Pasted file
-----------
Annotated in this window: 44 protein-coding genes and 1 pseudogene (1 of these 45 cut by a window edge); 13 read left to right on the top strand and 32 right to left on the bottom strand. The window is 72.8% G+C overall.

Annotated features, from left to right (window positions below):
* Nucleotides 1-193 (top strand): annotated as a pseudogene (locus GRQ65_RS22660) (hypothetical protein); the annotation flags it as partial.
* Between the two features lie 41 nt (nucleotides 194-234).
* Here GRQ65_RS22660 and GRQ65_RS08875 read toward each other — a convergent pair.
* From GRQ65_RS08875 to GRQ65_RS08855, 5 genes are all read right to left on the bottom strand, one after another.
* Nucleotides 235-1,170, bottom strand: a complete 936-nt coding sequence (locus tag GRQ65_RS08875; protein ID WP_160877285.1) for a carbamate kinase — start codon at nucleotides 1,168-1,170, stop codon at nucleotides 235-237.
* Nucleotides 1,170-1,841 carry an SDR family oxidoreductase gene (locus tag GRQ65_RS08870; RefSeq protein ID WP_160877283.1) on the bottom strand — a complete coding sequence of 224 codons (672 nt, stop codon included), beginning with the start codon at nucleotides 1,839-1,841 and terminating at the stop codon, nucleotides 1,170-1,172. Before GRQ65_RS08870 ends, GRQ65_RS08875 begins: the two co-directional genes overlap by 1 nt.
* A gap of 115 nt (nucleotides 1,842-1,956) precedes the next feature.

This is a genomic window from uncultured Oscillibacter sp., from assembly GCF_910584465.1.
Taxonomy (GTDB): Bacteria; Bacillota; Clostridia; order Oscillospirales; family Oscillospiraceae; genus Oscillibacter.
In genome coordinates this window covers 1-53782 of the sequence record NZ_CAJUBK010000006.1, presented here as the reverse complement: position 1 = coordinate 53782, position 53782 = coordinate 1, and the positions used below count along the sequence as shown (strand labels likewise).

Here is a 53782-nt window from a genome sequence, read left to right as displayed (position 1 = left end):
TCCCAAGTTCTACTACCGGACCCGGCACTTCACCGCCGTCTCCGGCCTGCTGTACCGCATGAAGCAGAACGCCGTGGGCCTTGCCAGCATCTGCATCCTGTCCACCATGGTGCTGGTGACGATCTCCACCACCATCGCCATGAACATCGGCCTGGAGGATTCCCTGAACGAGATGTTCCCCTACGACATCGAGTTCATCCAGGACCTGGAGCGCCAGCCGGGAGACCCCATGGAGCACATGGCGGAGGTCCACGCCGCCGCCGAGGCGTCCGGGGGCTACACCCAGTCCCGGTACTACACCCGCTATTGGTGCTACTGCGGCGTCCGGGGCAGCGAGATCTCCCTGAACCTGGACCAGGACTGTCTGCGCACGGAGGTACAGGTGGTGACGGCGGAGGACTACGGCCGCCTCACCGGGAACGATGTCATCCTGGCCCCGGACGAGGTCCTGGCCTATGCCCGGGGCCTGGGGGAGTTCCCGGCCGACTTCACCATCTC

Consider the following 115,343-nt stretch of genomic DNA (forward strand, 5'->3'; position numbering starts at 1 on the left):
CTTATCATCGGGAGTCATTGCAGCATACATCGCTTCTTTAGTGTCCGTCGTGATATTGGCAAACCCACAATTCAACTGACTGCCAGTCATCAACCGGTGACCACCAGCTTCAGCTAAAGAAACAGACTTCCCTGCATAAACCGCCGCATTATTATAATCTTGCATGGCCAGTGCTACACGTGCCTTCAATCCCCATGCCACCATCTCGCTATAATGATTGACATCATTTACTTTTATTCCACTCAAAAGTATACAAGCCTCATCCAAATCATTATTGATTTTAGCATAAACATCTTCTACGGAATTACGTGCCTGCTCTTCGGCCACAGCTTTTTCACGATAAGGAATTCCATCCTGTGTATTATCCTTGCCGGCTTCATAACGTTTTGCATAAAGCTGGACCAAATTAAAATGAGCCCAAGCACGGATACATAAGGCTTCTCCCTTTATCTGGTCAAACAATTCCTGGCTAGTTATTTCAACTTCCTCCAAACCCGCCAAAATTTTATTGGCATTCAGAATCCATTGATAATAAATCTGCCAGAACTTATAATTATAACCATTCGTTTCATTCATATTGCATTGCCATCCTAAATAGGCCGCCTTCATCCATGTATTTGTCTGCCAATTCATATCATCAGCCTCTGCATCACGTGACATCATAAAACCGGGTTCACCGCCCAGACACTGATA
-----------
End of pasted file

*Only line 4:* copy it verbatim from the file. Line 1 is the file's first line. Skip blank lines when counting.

* Between the two features lie 41 nt (nucleotides 194-234).